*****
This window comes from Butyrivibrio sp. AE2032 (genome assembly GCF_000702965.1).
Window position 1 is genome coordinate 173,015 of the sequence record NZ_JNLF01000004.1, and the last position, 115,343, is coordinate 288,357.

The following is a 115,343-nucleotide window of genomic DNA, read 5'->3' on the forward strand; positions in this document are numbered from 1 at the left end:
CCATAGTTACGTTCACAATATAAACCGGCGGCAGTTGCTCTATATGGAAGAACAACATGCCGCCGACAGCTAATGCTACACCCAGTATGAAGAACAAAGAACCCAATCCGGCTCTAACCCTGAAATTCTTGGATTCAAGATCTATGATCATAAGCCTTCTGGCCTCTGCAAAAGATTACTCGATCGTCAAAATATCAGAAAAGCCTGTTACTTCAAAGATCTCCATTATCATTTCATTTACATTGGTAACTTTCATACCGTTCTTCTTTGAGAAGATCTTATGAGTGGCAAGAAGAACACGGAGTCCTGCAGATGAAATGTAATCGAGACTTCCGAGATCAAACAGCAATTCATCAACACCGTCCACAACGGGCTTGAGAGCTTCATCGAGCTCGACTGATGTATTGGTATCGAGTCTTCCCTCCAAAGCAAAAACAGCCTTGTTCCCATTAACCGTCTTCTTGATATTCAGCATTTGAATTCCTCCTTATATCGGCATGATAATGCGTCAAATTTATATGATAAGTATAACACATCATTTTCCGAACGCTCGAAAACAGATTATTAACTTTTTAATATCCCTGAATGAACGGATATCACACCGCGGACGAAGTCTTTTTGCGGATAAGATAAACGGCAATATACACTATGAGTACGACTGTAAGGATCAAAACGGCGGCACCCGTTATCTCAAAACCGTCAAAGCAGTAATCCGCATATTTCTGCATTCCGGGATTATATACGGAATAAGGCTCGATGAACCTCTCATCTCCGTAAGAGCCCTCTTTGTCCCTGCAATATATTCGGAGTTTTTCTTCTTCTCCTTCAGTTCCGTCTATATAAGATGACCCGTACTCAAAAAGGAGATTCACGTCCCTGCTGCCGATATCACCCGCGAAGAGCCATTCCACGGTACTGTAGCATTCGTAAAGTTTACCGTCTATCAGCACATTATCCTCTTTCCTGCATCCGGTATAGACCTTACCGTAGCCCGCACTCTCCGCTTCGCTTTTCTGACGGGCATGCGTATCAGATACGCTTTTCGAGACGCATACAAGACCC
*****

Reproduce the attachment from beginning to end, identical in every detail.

This window comes from Butyrivibrio sp. AE2032 (genome assembly GCF_000702965.1).
Window position 1 is genome coordinate 173,015 of the sequence record NZ_JNLF01000004.1, and the last position, 115,343, is coordinate 288,357.

The following is a 115,343-nucleotide window of genomic DNA, read 5'->3' on the forward strand; positions in this document are numbered from 1 at the left end:
CCATAGTTACGTTCACAATATAAACCGGCGGCAGTTGCTCTATATGGAAGAACAACATGCCGCCGACAGCTAATGCTACACCCAGTATGAAGAACAAAGAACCCAATCCGGCTCTAACCCTGAAATTCTTGGATTCAAGATCTATGATCATAAGCCTTCTGGCCTCTGCAAAAGATTACTCGATCGTCAAAATATCAGAAAAGCCTGTTACTTCAAAGATCTCCATTATCATTTCATTTACATTGGTAACTTTCATACCGTTCTTCTTTGAGAAGATCTTATGAGTGGCAAGAAGAACACGGAGTCCTGCAGATGAAATGTAATCGAGACTTCCGAGATCAAACAGCAATTCATCAACACCGTCCACAACGGGCTTGAGAGCTTCATCGAGCTCGACTGATGTATTGGTATCGAGTCTTCCCTCCAAAGCAAAAACAGCCTTGTTCCCATTAACCGTCTTCTTGATATTCAGCATTTGAATTCCTCCTTATATCGGCATGATAATGCGTCAAATTTATATGATAAGTATAACACATCATTTTCCGAACGCTCGAAAACAGATTATTAACTTTTTAATATCCCTGAATGAACGGATATCACACCGCGGACGAAGTCTTTTTGCGGATAAGATAAACGGCAATATACACTATGAGTACGACTGTAAGGATCAAAACGGCGGCACCCGTTATCTCAAAACCGTCAAAGCAGTAATCCGCATATTTCTGCATTCCGGGATTATATACGGAATAAGGCTCGATGAACCTCTCATCTCCGTAAGAGCCCTCTTTGTCCCTGCAATATATTCGGAGTTTTTCTTCTTCTCCTTCAGTTCCGTCTATATAAGATGACCCGTACTCAAAAAGGAGATTCACGTCCCTGCTGCCGATATCACCCGCGAAGAGCCATTCCACGGTACTGTAGCATTCGTAAAGTTTACCGTCTATCAGCACATTATCCTCTTTCCTGCATCCGGTATAGACCTTACCGTAGCCCGCACTCTCCGCTTCGCTTTTCTGACGGGCATGCGTATCAGATACGCTTTTCGAGACGCATACAAGACCC